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By: Aliyah W

Pal I open the door and walk out onto the front porch. Standing under the veranda, I know this morning is the last time I will see Pal. Thinking about it brings water to my eyes and makes my throat tight with buried tears. It seems like forever ago that we first noticed the lump growing on the outside corner of his mouth. When the vet came, he told us that the lump was cancer, and that if it was anywhere else on Pal’s body, he could have operated. As it was, while the cut from an operation was healing, Pal wouldn’t be able to use his mouth, and therefore he wouldn’t be able to eat. There were no other options. Except one. I suppose we all knew somewhere in the back of our minds that it might come to this. I stare off towards the pasture and catch a glimpse of the horses grazing up by the fence. The past few weeks we’ve been stalling, trying to delay the inevitable. Our only option was to put Pal down. We could tell that the growth was bothering him when he itched it on a fence post and the flies buzzed constantly around his head. Papa also suspected that it might be spreading into his nasal cavity. When the vet came, he said that the growth was also pushing in on the inside of Pal’s cheek, and that he was starting to bite on it. Soon he might not be able to eat at all, and we hated seeing him in a state of discomfort. Doing the humane thing is definitely not always the easy thing. Even knowing that it was going to be the best for him, it still hurt all of us. I walk down the front steps with my dad and we head to the shop to grab a halter, brushes, and a pair of scissors. We make our way to catch Pal, and I hold the gate as dad leads him out, away from our other two horses. They didn’t want to part, and as we gave them time to say goodbye, I was thinking how different it would look without him—where a white, a red and a black horse once stood, now there would only be a red and a black. We took him away and started brushing his coat as we waited for the vet to arrive. Dad brushed one side of him as I brushed the other. Sometimes we would try to chat, but mostly we just stood quiet, brushing all the while. I think we were both silently saying our grief stricken goodbyes. I focused my attention on moving the brush around in circular motions, trying not to let my mind wander to what would happen when the vet got here. Some people might think, “Why bother grooming him?”, but I wanted Pal to look good for his funeral. I took the scissors and cut a swatch of his mane from underneath. I wanted to keep a piece of him, a memento for days to come of our good friend. Finally, the doomed moment arrived. The vet came walking towards us, a sad sort of smile on his face. I thought my heart, and the floodgates securing my tears, were going to burst right then. In that moment, I somehow managed to control my emotions. Everything I was feeling threatened to show through my eyes, and I didn’t trust myself to speak.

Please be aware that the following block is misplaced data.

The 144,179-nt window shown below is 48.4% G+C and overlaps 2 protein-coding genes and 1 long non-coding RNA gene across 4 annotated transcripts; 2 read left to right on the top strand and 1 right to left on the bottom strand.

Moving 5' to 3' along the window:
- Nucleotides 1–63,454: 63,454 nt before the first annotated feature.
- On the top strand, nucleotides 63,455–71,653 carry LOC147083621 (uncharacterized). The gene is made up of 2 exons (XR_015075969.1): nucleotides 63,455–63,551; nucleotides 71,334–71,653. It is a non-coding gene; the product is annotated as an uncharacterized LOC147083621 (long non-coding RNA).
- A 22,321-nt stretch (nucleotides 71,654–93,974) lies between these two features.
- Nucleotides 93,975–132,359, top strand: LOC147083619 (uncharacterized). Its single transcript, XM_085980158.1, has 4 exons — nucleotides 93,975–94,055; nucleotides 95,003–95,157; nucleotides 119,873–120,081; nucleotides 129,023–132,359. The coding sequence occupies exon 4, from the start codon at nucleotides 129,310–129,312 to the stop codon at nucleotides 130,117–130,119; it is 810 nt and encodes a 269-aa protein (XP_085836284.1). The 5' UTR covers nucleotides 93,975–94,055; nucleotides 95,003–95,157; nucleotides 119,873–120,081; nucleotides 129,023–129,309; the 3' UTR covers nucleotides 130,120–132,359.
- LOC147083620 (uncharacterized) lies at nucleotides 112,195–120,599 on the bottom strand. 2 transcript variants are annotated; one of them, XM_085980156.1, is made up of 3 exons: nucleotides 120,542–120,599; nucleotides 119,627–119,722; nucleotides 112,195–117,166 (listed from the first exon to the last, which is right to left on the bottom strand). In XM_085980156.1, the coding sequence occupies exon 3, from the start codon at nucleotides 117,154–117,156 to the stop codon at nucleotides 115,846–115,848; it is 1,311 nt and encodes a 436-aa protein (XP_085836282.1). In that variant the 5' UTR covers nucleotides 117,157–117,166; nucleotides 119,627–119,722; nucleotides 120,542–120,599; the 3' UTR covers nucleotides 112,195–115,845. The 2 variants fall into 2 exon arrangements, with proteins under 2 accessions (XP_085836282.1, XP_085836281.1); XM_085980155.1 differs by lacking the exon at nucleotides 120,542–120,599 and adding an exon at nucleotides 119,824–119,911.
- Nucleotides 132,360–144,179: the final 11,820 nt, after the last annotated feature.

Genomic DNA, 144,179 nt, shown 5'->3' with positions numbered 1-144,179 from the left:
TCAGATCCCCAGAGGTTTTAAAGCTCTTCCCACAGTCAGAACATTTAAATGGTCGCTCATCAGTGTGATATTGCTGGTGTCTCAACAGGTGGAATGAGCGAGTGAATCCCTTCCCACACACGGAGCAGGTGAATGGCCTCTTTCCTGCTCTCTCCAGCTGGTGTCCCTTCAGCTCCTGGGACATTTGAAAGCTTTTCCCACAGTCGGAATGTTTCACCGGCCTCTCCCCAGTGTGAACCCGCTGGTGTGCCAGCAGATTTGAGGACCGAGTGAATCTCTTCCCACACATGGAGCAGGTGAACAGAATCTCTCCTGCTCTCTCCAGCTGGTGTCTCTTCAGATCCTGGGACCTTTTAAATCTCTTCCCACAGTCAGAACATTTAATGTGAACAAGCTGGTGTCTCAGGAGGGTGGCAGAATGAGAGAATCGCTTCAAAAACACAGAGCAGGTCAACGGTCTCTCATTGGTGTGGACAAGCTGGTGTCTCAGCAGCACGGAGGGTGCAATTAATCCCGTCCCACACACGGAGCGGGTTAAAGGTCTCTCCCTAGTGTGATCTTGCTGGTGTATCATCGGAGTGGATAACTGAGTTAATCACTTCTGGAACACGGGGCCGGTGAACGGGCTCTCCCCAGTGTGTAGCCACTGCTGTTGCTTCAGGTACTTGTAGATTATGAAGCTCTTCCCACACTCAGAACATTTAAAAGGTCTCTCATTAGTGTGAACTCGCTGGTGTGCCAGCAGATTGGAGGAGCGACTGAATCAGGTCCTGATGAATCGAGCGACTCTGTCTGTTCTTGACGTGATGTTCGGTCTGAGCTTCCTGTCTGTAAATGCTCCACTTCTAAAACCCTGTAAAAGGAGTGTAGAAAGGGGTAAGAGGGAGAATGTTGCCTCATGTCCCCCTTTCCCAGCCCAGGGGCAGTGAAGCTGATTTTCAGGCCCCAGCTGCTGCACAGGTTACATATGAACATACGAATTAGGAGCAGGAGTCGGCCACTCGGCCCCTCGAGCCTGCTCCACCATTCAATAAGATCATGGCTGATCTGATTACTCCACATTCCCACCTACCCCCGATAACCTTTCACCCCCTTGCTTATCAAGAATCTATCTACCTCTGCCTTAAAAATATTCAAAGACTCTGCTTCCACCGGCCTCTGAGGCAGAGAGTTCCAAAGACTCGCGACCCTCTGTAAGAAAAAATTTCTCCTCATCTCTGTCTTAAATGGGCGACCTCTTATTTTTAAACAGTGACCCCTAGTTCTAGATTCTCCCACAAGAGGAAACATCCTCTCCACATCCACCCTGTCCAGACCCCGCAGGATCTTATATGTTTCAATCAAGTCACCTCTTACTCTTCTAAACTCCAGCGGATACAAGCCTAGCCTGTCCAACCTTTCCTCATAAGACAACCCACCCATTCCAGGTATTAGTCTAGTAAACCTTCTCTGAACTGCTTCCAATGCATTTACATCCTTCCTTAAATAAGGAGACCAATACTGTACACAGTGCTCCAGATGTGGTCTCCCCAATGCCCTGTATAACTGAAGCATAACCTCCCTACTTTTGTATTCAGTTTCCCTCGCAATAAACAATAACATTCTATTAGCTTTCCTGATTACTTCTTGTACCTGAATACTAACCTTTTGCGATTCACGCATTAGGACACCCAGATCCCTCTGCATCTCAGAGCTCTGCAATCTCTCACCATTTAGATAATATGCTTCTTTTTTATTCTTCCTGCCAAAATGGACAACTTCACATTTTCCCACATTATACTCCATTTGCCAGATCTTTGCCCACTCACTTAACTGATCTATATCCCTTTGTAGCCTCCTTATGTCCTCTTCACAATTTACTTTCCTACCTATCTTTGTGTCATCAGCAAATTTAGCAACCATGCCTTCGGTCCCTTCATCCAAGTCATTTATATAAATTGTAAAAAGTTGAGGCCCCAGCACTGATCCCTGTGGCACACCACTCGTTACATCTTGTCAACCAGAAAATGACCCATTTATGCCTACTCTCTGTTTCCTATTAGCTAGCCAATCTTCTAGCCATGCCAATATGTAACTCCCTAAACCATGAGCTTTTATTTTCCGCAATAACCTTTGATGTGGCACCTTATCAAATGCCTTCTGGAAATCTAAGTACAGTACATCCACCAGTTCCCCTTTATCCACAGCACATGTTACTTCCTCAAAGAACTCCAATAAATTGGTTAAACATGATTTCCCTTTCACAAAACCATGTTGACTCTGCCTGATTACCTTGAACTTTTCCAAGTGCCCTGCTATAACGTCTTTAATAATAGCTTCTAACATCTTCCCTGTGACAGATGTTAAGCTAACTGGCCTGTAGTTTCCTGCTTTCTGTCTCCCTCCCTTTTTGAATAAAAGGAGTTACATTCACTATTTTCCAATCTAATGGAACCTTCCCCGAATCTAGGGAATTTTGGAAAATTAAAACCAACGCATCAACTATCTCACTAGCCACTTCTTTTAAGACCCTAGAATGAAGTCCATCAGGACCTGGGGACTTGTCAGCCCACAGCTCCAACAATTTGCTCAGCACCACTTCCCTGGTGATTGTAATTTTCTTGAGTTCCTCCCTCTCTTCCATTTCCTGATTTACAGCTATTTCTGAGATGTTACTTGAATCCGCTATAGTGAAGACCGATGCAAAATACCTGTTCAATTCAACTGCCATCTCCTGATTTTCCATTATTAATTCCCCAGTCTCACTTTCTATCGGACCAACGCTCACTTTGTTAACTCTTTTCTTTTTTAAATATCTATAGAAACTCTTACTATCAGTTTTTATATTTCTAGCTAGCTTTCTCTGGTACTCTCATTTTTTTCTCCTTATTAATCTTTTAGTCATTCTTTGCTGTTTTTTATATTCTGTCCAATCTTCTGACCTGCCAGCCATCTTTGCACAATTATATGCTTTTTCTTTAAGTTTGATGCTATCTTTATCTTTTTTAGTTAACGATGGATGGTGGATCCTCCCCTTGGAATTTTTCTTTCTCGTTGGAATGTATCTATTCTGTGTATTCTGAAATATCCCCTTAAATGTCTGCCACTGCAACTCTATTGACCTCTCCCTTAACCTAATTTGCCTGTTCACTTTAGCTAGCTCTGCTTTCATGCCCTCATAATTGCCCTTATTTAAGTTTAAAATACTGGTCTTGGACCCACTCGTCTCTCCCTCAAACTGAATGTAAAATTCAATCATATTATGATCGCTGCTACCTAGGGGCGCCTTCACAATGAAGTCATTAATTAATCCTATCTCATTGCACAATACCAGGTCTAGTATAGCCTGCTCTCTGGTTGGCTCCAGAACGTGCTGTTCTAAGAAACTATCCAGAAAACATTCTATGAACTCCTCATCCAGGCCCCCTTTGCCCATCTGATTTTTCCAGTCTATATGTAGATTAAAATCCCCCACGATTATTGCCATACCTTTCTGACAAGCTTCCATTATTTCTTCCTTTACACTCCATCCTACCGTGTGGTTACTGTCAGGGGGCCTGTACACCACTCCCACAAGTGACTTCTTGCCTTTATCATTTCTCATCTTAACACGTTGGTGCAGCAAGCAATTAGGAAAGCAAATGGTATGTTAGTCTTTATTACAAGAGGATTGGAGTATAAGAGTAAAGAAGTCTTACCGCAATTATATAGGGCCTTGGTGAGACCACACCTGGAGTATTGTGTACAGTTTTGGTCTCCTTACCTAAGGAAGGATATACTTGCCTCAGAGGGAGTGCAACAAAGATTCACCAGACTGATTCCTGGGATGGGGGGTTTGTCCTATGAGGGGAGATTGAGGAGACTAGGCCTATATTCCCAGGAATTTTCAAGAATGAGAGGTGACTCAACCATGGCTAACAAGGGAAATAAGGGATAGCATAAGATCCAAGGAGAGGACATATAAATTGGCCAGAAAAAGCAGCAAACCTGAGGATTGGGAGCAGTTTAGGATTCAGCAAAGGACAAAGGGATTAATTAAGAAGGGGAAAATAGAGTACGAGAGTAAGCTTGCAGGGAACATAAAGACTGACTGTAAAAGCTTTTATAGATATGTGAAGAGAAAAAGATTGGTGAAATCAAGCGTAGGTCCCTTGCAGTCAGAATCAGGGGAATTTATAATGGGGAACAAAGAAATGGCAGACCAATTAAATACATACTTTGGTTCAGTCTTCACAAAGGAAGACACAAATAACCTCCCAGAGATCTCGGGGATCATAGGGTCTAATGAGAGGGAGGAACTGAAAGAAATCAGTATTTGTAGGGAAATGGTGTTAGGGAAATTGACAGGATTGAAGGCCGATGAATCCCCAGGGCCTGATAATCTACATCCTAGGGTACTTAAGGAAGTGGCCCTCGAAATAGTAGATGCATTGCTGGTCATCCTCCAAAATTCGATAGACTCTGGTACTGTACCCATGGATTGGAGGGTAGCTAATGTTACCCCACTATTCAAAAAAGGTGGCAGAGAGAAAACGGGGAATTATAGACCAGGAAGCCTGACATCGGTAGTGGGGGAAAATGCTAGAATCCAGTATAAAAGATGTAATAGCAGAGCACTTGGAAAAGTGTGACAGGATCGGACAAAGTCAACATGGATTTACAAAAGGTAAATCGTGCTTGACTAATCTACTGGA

Giving Pal a final affectionate pat on the neck, I gathered up the brushes, the scissors, and my swath of fine, white hair, and made my way back towards the house. I couldn’t take it any longer, finally the tears started to roll and I turned abruptly away, wanting more than anything to just make it to the refuge of the house in time, but finding that my vision was blurred and watery, and my movements had become dulled and slow. Kicking off my boots at the door I bee-lined it for my room, shut the door, put my I-Pod on the dock, and fell face first down on the bed. And then, finally free to let the weeks of pent up emotion flow, I sobbed into my pillow. My eyes and nose ran, and it felt like my heart had turned to liquid and was also leaking out of me. The more I cried, the harder I hurt. I know that if I hadn’t let myself absolutely break down for two hours straight that day, that all that buried pain and sorrow would have left a festering wound. Without the cleansing tears, without allowing myself to finally feel emotion at last, my grief would not have healed. “When I can’t find the words, to say how much it hurts, You are the healing in my heart,” came floating softly through my speaker and calmed me somewhat, acting like a balm to my chaffed and broken heart. Never in my sixteen years had I felt such deep, unadulterated sadness. Never in my sixteen years had I ever cried like I did that day. Today, I look at the white horse hair hanging from my bulletin board every time I pass it, and more often than not, run it through my fingers, smiling at the memory. It’s not often one finds a horse that is well trained, and feels like part of the family. Pal, was both. Come next spring, a young birch tree will be budding atop Pal’s grave, just outside the pasture fence, cresting the hill. Once grown, the tree will be seen from all over the farm yard. He can forever rest out at pasture now. There have only ever been three horses in this world that I considered part of my family. There are only three horses that hold a special place in my heart. Pal, is one of them.


Pal by Aliyah W